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X rating

The meaning of «x rating»

An X rating is a rating used to classify movies that are meant for adults only.

The Australian Classification Board (ACB, formerly known as the OFLC), a government institution, issues ratings for all movies and television shows exhibited, televised, sold, or hired in Australia. Material showing explicit, non-simulated sex that is pornographic in nature is rated X18+.

People under 18 may not buy, rent, exhibit, or view these films. The exhibition or sale of these films to people under the age of 18 years is a criminal offence carrying a maximum fine of $5,500. Films classified as X18+ are forbidden from being sold or rented anywhere in the six states of Australia. They are legally available to be sold or hired in the Australian Capital Territory and the Northern Territory. Importing X18+ material from these territories to any of the Australian states is legal, as the constitution forbids any restrictions on trade between the states and territories.

Films may be shown in theaters in France only after classification by an administrative commission of the Ministry of Culture. In 1975, the X classification (officially: "pornographic or violence-inciting movies") was created for pornographic movies, or movies with successions of scenes of graphic violence. The commission has some leeway in classification; it may for instance take into account the artistic qualities of a movie not to count it pornographic. Movies with an X rating may only be shown in specific theaters (which hardly exist nowadays in France); they bear special taxes and tax rates, including a 33% tax on revenue.

In 2000, some conservative associations sued the government for granting the movie Baise-moi, which contained graphic, realistic scenes of sex and violence, a non-X classification. The Council of State ruled that the movie should have been rated X. The decision was highly controversial, and some suggested changing the law under which it was rated 18.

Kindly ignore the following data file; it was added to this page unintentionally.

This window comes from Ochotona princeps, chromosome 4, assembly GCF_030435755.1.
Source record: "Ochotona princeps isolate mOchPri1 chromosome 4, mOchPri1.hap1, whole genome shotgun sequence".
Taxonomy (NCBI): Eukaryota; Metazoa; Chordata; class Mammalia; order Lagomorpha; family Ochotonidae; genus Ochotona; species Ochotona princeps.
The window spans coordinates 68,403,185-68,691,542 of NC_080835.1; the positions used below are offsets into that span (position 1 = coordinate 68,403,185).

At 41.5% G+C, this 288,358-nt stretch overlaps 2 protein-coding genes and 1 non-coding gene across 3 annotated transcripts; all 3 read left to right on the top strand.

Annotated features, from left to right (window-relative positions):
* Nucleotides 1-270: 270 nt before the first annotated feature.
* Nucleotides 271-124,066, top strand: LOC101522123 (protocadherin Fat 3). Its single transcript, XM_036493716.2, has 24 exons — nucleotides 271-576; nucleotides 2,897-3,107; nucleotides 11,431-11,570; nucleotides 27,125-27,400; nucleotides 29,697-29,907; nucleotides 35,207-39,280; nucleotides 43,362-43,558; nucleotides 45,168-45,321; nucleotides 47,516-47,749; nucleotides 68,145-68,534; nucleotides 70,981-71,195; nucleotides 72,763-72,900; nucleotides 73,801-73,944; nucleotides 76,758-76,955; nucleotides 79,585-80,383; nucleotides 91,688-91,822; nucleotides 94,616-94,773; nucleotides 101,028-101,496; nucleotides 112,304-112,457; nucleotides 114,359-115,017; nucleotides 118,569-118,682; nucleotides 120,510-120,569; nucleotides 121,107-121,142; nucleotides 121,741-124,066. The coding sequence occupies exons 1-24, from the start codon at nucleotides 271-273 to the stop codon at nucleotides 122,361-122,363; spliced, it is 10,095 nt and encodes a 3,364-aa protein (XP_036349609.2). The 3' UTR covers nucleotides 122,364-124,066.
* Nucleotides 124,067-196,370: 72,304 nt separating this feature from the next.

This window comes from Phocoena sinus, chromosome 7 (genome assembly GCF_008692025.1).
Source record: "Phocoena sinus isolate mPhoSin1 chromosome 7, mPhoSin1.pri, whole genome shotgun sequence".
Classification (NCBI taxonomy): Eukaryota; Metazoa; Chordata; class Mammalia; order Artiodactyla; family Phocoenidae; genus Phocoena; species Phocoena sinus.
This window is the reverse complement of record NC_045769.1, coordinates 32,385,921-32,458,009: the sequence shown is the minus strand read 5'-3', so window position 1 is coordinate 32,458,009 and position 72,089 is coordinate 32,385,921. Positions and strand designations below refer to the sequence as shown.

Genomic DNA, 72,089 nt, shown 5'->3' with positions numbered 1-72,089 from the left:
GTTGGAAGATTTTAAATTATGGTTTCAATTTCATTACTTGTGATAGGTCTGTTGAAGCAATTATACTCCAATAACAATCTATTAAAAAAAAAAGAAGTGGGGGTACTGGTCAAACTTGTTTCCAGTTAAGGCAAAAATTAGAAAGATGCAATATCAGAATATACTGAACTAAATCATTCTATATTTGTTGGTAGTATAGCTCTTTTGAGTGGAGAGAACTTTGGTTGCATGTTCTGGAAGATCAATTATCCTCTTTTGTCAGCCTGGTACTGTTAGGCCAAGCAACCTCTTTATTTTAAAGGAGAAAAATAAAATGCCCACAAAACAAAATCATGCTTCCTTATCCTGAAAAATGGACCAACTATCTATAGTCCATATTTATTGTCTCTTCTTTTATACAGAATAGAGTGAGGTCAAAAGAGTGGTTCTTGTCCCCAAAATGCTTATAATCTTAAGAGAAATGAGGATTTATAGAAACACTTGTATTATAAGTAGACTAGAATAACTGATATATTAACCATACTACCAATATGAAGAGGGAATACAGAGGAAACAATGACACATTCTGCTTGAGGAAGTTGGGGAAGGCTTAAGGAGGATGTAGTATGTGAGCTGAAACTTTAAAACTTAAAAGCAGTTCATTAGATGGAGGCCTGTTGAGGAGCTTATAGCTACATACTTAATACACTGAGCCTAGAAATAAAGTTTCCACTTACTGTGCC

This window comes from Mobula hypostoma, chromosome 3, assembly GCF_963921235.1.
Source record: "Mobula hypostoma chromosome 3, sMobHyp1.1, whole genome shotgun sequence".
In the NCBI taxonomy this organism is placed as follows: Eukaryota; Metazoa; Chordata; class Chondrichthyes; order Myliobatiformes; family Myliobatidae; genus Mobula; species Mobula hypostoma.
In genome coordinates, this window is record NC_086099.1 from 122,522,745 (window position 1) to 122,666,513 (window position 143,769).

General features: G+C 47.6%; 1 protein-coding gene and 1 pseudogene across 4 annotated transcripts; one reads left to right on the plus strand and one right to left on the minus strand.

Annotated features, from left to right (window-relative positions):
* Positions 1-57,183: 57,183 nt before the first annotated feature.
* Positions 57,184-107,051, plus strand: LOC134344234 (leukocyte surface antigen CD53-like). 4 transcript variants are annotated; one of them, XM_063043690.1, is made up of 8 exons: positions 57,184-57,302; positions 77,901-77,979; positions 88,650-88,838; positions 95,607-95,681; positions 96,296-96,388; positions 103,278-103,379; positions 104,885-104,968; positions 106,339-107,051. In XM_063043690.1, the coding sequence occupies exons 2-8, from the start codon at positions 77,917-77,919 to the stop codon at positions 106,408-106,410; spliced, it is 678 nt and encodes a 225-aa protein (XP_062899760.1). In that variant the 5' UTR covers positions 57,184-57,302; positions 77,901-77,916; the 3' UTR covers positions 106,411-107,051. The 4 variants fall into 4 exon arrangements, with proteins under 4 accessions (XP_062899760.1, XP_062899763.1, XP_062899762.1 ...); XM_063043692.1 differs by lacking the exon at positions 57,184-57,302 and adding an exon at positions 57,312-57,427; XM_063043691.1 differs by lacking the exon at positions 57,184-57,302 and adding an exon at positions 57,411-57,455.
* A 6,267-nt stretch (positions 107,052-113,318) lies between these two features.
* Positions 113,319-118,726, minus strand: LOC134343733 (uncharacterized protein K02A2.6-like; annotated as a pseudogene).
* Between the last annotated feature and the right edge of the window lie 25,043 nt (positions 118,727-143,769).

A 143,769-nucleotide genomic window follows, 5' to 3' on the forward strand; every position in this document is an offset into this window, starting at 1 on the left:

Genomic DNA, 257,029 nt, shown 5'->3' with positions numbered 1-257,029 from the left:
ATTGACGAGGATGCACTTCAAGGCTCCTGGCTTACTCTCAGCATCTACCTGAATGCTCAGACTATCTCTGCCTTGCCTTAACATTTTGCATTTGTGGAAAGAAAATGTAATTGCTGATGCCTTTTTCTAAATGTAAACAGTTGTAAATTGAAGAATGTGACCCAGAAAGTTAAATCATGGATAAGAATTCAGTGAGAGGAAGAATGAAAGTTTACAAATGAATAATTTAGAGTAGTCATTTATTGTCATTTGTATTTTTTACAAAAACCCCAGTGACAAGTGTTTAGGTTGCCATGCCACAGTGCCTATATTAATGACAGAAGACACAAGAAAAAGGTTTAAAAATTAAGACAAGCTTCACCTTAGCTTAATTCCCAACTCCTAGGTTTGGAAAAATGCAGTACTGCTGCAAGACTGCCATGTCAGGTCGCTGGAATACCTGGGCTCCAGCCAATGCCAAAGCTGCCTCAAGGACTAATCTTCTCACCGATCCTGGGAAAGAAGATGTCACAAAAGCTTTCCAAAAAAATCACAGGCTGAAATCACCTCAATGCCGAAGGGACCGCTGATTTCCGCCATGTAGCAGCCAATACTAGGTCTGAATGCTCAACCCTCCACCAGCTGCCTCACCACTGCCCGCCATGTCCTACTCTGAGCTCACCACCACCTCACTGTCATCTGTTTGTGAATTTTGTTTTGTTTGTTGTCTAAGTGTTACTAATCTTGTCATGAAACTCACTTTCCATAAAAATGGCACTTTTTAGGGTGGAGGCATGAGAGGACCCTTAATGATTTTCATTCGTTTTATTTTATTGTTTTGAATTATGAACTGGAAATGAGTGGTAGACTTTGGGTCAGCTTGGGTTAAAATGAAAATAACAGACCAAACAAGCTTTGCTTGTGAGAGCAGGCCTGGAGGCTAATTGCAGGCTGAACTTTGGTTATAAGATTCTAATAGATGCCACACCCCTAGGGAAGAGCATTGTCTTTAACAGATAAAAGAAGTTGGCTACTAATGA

The original X certificate, replacing the H certificate, was issued between 1951 and 1982 by the British Board of Film Censors in the United Kingdom. It was introduced as a result of the Wheare Report on film censorship. From 1951 to 1970, it meant "Extremely graphic, only those aged 16 and over can be admitted," and from 1970 to 1982 it was redefined as meaning "Suitable for those aged 18 and over". The X certificate was replaced in November 1982 by the 18 certificate.

Sometimes the rating of a film has changed significantly over time. For example, the French film Jules and Jim received an X rating in 1962 that was reduced to a PG rating in 1991.[1] In some early cases, films with extreme political content received an X rating. The Battleship Potemkin was refused a certificate for "inflammatory subtitles and Bolshevik propaganda" in 1926, passed X in 1954, and finally rated PG in 1987.[2]

In the United States, the X rating was applied to a film that contained content judged unsuitable for children, such as extreme violence, strongly implied sex, and graphic language. When the MPAA film rating system began in America on November 1, 1968, the X rating was given to a film by the MPAA if submitted to it, or due to its non-trademarked status, it could be self-applied to a film by a distributor that knew beforehand that its film contained content unsuitable for minors. From the late 1960s to about the mid-1980s, many mainstream films were released with an X rating, such as Midnight Cowboy, Medium Cool, The Girl on a Motorcycle, Last Summer, Last of the Mobile Hot Shots, Beyond the Valley of the Dolls, The Street Fighter, A Clockwork Orange, Sweet Sweetback's Baadasssss Song, Fritz the Cat, Flesh Gordon, Alice in Wonderland: An X-Rated Musical Comedy, Last Tango in Paris and The Evil Dead. (Films that achieved critical and commercial success were later re-rated R after minor cuts, including Midnight Cowboy and A Clockwork Orange.) The threat of an X rating also encouraged filmmakers to re-edit their films to achieve an R rating; one notable example of this was the 1987 action film RoboCop, which had to be edited eleven times before it could attain an R rating.[3]

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